RELEASE DATE: OCTOBER 5, 2008
P. O. Box 6825
LUBBOCK, TX 79493-6825
Thanks to Ray Parker Fouts of Cocoa, FL, for this interesting article that she found in the North Carolina newspaper, The Old North State, edited by Stephen D. POOL:
[Vol. XI. Elizabeth City, N. C. Saturday, May 3, 1851. No.
"The Birth-place of WASHINGTON. From the Alexandria Gazette. Arlington House. April 14, ’51. To the Editors of the Alexandria Gazette: Observing in your valuable journal, of a late date, the notice of a stone placed on the ruins of a house in which the beloved WASHINGTON first saw the light, permit me to offer to you a brief account of that interesting event, as it occurred six and thirty years ago.
In June, 1815, I sailed in my own vessel, the “Lady of the Lake,” a fine topsail schooner of ninety tons, accompanied by two gentlemen, Messrs. LEWIS and GRYMES bound to POPE’s Creek, in the county of Westmoreland, carrying with us a slab of freestone, having the following inscription: The 11th of February, 1732, (Old Style) WASHINGTON Was Born. Our pilot approached the Westmoreland shore cautiously, as our vessel drew nearly eight feet water, and the pilot was but indifferently acquainted with so unfrequented a navigation. We anchored at some distance from the land, and, taking to our boats, we soon reached the mouth of POPE’s or BRYDGE’s Creek, and proceeding upwards we fell in with McKenzie BEVERLY, Esq., and several gentlemen on a fishing party, and also with the overseer of the property that formed the object of our visit. We were kindly received by the individuals, and escorted to the spot where a few scattered bricks alone marked the birth-place of the Chief.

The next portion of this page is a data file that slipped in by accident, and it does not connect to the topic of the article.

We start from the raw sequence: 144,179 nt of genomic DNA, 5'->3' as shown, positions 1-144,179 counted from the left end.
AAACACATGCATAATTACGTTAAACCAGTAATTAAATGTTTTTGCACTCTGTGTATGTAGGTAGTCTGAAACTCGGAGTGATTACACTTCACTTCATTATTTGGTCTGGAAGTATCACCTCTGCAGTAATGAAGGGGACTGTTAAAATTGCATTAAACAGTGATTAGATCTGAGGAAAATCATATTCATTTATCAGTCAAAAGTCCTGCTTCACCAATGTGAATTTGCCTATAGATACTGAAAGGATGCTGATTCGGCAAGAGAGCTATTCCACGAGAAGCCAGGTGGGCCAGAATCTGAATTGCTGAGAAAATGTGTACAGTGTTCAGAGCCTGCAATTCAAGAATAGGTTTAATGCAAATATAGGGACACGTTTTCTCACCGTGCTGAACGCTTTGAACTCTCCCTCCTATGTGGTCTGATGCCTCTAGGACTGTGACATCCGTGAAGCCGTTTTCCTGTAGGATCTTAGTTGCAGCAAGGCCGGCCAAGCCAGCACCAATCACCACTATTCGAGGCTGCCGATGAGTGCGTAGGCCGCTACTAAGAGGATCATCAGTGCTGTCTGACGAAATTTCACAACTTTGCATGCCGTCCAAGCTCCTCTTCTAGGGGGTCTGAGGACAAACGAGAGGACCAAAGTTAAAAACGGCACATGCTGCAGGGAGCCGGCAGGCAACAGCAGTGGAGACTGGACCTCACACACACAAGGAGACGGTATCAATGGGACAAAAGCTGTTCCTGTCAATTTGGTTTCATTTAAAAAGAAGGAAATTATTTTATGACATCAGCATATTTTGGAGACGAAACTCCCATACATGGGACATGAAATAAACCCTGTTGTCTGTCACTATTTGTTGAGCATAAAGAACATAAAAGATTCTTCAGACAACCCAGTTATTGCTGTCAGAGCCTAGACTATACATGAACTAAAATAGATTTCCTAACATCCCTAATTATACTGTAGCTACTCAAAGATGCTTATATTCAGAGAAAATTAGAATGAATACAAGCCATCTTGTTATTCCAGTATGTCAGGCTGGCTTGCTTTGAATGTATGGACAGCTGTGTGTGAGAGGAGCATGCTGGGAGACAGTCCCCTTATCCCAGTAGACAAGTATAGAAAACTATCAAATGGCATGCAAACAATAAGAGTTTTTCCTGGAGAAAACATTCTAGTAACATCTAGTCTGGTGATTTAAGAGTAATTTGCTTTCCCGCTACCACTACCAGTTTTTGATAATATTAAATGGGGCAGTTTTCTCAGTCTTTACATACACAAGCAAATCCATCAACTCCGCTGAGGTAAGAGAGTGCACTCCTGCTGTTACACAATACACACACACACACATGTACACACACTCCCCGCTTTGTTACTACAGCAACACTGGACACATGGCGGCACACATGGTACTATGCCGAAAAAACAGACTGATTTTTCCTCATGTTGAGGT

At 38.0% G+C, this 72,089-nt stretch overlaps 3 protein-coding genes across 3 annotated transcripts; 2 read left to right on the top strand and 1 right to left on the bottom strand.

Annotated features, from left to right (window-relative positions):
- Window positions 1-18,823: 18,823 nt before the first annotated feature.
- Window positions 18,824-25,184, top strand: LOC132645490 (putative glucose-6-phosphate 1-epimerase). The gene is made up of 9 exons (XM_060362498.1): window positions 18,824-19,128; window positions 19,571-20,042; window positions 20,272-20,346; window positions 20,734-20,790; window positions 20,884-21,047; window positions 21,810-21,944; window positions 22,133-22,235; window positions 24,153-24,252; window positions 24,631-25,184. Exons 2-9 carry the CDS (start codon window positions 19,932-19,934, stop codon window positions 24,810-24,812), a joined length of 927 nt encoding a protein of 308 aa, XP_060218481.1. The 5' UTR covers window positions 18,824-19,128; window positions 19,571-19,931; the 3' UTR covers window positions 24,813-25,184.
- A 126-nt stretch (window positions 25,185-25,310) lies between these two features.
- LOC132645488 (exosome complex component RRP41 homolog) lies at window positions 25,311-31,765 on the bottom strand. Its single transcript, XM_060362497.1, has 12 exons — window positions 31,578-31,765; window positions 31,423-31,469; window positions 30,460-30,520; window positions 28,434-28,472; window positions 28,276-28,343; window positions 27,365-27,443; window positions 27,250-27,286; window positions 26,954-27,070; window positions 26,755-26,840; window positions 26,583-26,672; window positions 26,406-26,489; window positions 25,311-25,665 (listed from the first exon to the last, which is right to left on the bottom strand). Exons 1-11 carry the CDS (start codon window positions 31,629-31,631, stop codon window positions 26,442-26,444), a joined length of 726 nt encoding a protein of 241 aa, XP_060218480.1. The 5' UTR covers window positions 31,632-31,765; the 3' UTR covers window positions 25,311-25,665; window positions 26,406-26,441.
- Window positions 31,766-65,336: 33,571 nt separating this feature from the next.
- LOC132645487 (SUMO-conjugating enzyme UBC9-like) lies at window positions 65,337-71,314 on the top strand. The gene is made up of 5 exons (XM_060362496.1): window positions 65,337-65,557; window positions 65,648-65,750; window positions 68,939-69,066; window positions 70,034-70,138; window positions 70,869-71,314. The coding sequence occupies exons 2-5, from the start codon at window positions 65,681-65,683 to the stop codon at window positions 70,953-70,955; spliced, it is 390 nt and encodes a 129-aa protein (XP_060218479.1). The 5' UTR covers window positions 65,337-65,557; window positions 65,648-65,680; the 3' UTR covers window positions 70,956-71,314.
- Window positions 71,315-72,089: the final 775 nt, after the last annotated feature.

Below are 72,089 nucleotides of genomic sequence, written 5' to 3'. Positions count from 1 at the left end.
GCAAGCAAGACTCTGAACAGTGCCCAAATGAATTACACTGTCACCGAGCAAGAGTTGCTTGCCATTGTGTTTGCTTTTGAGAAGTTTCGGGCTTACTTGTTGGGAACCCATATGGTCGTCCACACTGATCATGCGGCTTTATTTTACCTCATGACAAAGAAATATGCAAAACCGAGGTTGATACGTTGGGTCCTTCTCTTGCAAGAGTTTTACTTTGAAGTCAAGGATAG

Desirous of making the ceremonial of depositing the stone as imposing as circumstances would permit, we enveloped it in the “Star-spangled Banner: of our country, and it was borne to its resting place in the arms of the descendants of four revolutionary patriots and soldiers—Samuel LEWIS, a son of George LEWIS, a Captain in BAYLOR’s regiment of horse, and nephew of WASHINGTON; William GRYMES, the son of Benjamin GRYMES, a gallant and distinguished officer of the Life Guard; the Captain of the vessel, the son of a brave soldier wounded in the battle of Guilford; and Geo. W. P. CUSTIS, the son of John Parke CUSTIS, Aid-de-Camp to the Commander-in-Chief before Cambridge and Yorktown.
We gathered together the bricks of the ancient chimney that once formed the hearth around which WASHINGTON in his infancy had played, and constructed a rude kind of pedestal, on which we reverently placed the first stone, commending it to the respect and protection of the American people in general, and the citizens of Westmoreland in particular.
Bidding adieu to those who had received us so kindly, we re-embarked and hoisted our colors, and being provided with a piece of cannon and suitable ammunition, we fired a salute, awakening the echoes that had slept for ages around the hallowed spot; and while the smoke of our martial tribute to the birth-place of the Pater Patriae still lingered on the bosom of the Potomac, we spread our sails to a favoring breeze and speeded joyously to our homes. Such was an act of filial love and gratitude, performed more than a third of a century ago; such is the history of the First Stone to the memory of WASHINGTON. Health and respect, my dear sir, George W. P. CUSTIS." [p. 2]
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